Trying to grapple with all this, I published an opinion piece this morning at the international website of about France and Les Bleus. I also published a short piece in French about this, as well as about our joyous day watching the U.S.-Algeria game, at Mediapart. The New York Times also has this piece by columnist Roger Cohen.

The autopsy will, undoubtedly, take some time, though. If you see other articles of interest please let us know!

Bliss, and a Belgian Spared

It has been a beautiful day. It was a perfect match, offering up everything that draws us to football. The devastation of the goal-that-was-not, the relief as the team, rather than fumbling into frustration, kept carefully building up excellent plays, defending beautifully, and pushing, pushing, pushing. Raïs M’Bohli, the Paris-born Congolese/Algerian goalkeeper — who, I imagine and hope, will be moving on rapidly from his professional team in Bulgaria after this showing — stopping the goals relentlessly, seemingly on his way to becoming Algeria’s new national hero. In perfect if sadistic form, the team kept us all in suspense until the very end, when in a beautiful, invincible run, scrappy, a little enraged, bringing together Donovan, Altidore and Demsey in a gorgeous one-two-three, and here in Durham and throughout the country and the world there was that explosion of joy that can only come when it has been long-deferred, seemingly unattainable, and perfectly plucked from out of nowhere.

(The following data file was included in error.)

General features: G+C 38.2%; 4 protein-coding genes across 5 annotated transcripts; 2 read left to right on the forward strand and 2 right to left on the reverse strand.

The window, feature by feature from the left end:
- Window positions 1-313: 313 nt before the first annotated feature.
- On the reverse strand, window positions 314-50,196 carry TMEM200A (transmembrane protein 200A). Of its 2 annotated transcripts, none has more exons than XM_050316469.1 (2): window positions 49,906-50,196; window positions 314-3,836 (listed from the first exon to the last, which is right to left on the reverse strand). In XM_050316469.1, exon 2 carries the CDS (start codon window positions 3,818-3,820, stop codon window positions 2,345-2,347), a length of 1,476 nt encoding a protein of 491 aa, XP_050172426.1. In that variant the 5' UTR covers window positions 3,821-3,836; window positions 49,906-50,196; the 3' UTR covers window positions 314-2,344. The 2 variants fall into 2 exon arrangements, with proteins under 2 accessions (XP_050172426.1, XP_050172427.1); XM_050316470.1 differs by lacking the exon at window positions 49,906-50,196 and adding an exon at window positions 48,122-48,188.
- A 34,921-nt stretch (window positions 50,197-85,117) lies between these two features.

Plus — and really this is just as important — the goal meant that the Belgian referee Franck De Bleckeere was spared a treatment that would have been even worse that of Koman Coulibaly last week. Had it not been for that last minute goal, I’m sure that some enterprising web-hounding dudes would already have dug up proof of a dangerous Belgian conspiracy against the U.S.  We might be asking: did that Belgian guy speak English? Do they even play football in Belgium? Well, doubtless there will be some of that, but at least now we’ll hear a little less about it than we otherwise might have.

Belgians may have many flaws, but they mostly love the U.S. Those of my father’s generation, with slight provocation, will effuse about the liberation of their country by the U.S. during World War II. Indeed my dad describes how, as a child seeing this big guys with tanks, oranges and chocolates arrive in Liege after years of Nazi occupation, he said to himself “I don’t know where these guys come from, but I’m going to move there some day.” And he did. Many younger Belgians, meanwhile, have an attraction to the U.S. in part simply because it’s really no fun living a country divided by perhaps the most tedious civil war in the history of the world — Belgians could import their model of ethnic conflict, perhaps, to other regions, for it involves endless vitriolic bureaucratic and no killing.